Back in 2014 Kingsman: The Secret Service hit the screens and became a bit of a cult smash. So much so that there was a sequel in 2017. It followed Eggsy, a lad from South London, as he learned that his father was part of a secret organization called The Kingsman and starts to train with them.
Both movies were directed by Matthew Vaughn and written by Vaughn and Jane Goldman, based on the comic book by Mark Millar. They are both pretty kick-ass action movies, well-directed and good fun.
This brings us to The King’s Man, a prequel to the above movies. The story is:
In the early years of the 20th century, the Kingsman agency is formed to stand against a cabal plotting a war to wipe out millions.
I really liked the first two movies. I thought the second one wasn’t as good, but I have seen the original many times and I am thoroughly entertained by it. This new prequel… isn’t great.
It is directed by Vaughn again. He writes alongside Karl Gajdusek. It stars Ralph Fiennes, Gemma Arterton, Rhys Ifans, Harrison Dickinson, Djimon Housou, Matthew Goode, Charles Dance, and Daniel Bruhl.
I won’t go too much in the story, because honestly, it’s all over the place. It is set just before World War I and a mastermind is trying to start a war between England, Germany, and Russia. We start with Orlando Oxford (Fiennes) and his son Conrad (Dickinson). Conrad’s mother was killed and a promise was made, by Orlando, to keep him safe.
Conrad is a good fighter thanks to training by their man-servant Shola (Hounsou) and he wants to help with the war effort. Orlando is dead against it and means to keep him out of harm’s way.
As events transpire, an assassination attempt is made on Archduke Franz Ferdinand of Austria which will start WWI. As the war eventually unfolds there are plots, bad guys, even Rasputin the Mad Monk.
I’ll start with the good. The cast is excellent. They are all great actors and everyone gives a good and compelling performance. I loved Ifans as Rasputin, he was really relishing the chance to get his teeth into playing the Mad Monk. He did it brilliantly.
Most of the direction was spot on, there are a few moments of dodgy CG, but nothing too bad. The fights are well done. There was one fight at the end of the second Kingsman movie which was pretty over the top lost all sense of realism. None of the fights in this new movie are like that. They are all really well directed.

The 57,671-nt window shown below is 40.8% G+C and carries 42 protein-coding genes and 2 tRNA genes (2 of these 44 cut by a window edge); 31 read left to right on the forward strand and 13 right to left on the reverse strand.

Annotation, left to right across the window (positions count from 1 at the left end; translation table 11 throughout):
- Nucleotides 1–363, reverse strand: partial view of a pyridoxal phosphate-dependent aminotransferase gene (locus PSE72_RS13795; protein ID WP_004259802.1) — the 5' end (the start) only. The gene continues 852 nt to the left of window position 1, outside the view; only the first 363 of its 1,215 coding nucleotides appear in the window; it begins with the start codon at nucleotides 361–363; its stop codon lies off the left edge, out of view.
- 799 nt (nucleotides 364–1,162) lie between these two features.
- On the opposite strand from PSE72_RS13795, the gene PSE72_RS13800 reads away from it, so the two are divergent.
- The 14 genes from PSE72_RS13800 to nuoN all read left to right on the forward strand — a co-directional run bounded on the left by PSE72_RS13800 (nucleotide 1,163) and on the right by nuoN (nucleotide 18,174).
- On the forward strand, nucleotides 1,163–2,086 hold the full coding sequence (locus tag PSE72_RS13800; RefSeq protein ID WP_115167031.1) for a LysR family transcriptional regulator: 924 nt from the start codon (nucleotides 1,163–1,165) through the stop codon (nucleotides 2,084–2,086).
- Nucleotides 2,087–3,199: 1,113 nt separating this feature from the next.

However, the first piece of real action in The King’s Man is about 50 minutes in. Until this point the movie is about politics, the clothing shop and everyone talking about stopping the war. It was pretty disappointing for a Kingsman movie where you want some action.
The entire tone of the movie is all over the shop. There are moments of great action, moments of sadness in war, moments of tears and loss, and then moments of humour. The trouble is that none of these moments flow into each other very well and the movie feels really disjointed.
There are moments in The King’s Man that are meant to shock, basically, certain deaths, but they have all been done before such as Colin Firth in the first one. The deaths in this one aren’t really a shock, but one is really over the top and at this point the movie felt more like 1917, rather than a Kingsman action-comedy.
The other major issue I had with this was Conrad. Eggsy, from the first movie, was a Sarf London Geezer! You liked Eggsy. Sure he was a rogue, but he was a mate, a friend, we all know someone like him. Well, I do, but I’m in England, but he is someone we could all identify with.
Conrad, on the other hand, is a private college boy. He speaks with a posh accent and lives in a mansion. He is the complete opposite of Eggsy. If I had to choose, I would rather have Eggsy as a mate instead of Conrad the upper-class ponce. Since Conrad was a posh sod, I had no real interest in him. Who said classism is dead?
My overall view of The King’s Man is pretty low. It’s disjointed, tonally all over the place, and the story isn’t bad, but just not great. There are some good moments and some really well-choreographed fights, but overall I wouldn’t watch it again. I’ll just put on the original.